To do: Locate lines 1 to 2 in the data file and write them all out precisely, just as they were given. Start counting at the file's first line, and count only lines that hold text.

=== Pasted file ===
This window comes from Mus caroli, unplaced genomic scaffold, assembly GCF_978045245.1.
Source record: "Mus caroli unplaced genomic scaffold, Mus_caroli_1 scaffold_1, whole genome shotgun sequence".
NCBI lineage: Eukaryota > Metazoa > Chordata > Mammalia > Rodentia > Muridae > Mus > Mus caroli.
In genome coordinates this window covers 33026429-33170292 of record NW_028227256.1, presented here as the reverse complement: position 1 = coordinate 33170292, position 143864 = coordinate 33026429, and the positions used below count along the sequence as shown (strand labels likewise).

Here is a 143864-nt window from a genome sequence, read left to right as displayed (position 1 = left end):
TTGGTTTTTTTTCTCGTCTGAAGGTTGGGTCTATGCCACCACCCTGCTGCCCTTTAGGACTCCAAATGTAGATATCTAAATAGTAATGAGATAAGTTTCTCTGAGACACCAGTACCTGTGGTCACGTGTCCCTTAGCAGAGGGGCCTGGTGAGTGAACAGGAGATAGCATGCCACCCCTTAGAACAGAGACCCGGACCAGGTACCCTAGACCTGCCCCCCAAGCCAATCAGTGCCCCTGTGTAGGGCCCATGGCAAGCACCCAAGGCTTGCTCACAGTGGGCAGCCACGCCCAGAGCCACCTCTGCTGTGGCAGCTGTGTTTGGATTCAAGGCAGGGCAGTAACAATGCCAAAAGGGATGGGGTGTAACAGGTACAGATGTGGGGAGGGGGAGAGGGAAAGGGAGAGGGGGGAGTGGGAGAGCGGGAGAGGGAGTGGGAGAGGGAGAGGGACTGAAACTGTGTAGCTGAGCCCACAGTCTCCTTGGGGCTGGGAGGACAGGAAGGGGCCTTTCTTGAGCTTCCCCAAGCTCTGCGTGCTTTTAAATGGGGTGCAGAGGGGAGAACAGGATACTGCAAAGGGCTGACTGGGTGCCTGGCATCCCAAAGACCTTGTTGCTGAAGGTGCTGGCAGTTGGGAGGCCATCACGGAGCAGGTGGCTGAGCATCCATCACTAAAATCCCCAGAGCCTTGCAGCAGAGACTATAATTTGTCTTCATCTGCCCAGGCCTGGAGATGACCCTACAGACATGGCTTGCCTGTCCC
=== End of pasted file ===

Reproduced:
This window comes from Mus caroli, unplaced genomic scaffold, assembly GCF_978045245.1.
Source record: "Mus caroli unplaced genomic scaffold, Mus_caroli_1 scaffold_1, whole genome shotgun sequence".